Remove the onion from the heat and add the chopped, roasted peppers to the onions. You can see how successful I was at removing all the pepper seeds. What can I say? I always use my fingers.



Take four carrots.



Chop them into a medium dice. Note that my dice qualifiers are totally arbitrary and only meant to sound professional. Which I am not. At least I've styled the photograph in such a way that it appears to demonstrate how to chop carrots into a dice. I've forgotten what I actually did here, though.



Saute the diced carrots in more coconut oil. Add them to the onions and peppers.



Next comes a bunch of fiddly little ingredients that you add to the onions, peppers and carrots. Start with 4 tablespoons of uncooked brown rice.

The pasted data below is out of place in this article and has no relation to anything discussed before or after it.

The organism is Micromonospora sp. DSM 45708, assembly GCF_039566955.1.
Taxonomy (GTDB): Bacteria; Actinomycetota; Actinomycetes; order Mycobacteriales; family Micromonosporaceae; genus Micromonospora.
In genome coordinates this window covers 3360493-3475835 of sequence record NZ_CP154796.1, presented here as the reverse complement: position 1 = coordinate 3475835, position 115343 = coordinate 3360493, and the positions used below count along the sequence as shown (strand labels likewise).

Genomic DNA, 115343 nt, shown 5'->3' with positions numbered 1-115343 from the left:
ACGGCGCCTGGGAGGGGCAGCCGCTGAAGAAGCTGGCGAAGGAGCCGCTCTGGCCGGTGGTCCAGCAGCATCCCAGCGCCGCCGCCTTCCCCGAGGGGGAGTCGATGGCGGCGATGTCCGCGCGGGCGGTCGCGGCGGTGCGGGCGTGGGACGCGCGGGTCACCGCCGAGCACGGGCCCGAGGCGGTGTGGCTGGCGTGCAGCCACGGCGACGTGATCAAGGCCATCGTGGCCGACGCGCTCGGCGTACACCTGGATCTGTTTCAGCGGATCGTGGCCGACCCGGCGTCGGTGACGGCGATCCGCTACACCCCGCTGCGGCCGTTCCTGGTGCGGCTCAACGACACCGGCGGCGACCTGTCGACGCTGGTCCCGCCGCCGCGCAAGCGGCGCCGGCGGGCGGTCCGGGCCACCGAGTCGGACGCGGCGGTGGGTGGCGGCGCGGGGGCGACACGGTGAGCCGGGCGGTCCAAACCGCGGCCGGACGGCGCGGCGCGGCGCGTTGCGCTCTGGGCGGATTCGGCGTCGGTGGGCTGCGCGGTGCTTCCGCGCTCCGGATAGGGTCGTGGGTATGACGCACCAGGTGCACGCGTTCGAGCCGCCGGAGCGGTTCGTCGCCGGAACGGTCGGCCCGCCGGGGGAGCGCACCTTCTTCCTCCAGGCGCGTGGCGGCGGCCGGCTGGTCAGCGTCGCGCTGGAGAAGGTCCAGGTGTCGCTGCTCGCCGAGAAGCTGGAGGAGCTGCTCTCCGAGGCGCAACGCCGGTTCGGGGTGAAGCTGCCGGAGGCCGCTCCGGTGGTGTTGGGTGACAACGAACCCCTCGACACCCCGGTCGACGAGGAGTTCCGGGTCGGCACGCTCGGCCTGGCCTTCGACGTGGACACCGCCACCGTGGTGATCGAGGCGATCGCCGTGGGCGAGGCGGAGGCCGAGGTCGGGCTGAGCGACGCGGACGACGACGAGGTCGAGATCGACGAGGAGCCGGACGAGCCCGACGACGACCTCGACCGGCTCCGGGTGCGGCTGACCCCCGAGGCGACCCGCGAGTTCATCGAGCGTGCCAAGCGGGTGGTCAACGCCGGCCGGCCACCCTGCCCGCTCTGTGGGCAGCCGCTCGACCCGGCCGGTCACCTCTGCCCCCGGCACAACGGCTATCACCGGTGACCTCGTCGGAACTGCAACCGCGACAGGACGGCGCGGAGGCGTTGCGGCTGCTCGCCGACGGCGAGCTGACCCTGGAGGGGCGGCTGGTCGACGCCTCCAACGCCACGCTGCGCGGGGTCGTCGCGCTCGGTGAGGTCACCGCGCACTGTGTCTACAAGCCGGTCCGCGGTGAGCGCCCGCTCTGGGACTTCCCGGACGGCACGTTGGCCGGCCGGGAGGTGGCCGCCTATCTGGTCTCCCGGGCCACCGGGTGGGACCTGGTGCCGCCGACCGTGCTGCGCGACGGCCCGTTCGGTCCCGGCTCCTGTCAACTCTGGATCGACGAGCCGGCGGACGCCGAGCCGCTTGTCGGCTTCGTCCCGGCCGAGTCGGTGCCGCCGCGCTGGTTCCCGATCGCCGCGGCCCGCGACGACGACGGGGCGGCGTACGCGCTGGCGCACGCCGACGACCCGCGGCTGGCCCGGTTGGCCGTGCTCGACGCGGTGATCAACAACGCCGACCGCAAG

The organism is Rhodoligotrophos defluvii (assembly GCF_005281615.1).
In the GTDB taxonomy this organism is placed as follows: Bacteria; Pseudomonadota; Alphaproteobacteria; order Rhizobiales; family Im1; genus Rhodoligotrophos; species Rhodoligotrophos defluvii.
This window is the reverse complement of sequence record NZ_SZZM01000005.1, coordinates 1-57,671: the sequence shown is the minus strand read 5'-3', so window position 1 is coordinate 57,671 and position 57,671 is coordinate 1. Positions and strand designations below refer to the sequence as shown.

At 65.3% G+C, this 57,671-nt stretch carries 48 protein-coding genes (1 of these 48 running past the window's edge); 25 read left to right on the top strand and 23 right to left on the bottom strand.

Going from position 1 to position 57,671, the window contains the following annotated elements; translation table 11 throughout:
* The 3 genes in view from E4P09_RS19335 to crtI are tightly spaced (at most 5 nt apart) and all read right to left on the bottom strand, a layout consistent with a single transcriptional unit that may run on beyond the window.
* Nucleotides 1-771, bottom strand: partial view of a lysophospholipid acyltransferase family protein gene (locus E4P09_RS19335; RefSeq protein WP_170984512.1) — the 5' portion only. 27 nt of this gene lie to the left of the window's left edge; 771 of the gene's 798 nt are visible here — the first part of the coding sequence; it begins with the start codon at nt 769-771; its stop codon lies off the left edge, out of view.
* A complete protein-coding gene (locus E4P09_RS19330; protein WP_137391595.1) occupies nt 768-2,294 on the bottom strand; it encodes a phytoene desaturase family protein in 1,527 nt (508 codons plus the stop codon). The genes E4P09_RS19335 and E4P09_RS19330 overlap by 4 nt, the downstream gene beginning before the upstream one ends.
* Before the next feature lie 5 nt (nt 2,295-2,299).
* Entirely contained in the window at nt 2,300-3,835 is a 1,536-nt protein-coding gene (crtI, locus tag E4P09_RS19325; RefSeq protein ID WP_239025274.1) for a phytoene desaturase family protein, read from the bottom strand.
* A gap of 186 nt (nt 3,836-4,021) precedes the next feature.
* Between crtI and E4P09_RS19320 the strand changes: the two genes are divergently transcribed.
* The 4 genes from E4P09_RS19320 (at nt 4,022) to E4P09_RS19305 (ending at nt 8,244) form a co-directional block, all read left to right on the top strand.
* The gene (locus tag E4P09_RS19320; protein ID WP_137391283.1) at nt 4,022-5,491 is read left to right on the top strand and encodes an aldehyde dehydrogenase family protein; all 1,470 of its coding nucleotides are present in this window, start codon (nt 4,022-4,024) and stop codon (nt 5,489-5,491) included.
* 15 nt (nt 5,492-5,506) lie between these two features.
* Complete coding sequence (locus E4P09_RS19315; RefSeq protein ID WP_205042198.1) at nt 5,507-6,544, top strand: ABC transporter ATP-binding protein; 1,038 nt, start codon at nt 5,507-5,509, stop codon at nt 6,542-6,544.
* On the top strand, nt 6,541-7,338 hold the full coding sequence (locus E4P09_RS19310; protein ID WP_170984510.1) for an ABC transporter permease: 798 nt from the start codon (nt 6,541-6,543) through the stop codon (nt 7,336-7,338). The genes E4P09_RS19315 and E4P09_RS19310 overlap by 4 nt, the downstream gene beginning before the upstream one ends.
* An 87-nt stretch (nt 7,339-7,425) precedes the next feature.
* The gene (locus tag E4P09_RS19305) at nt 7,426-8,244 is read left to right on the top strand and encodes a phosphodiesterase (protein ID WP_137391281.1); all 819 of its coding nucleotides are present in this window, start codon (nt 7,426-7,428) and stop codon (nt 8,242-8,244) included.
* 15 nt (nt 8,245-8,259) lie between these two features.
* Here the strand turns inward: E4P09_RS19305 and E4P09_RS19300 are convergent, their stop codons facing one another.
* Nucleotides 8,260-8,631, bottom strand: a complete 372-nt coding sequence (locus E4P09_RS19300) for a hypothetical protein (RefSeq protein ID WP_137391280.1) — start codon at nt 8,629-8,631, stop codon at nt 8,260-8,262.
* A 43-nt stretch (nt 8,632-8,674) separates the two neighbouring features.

Then add this much ginger. I'm calling it 1 1/2 teaspoons, but then I like ginger. If you don't like ginger, add less. Or none. Why are you even making this recipe if you don't like ginger, though?



Okay, the next few photos might be a bit confusing. The recipe called for allspice, which I don't have. But I'm thinking, "Allspice is called allspice because it tastes like all the baking spices." You know - like cloves and cinnamon and nutmeg. I think. So here I'm adding a tiny bit of ground cloves. If you have allspice (show-off), just add some allspice and forget about these other spices, okay?



This is cinnamon. I think.



I'm pretty sure this is nutmeg. I'm pretty sure I don't remember how much I added. Seems to me I was grinding this thing for a long time. I like nutmeg, though. You might not.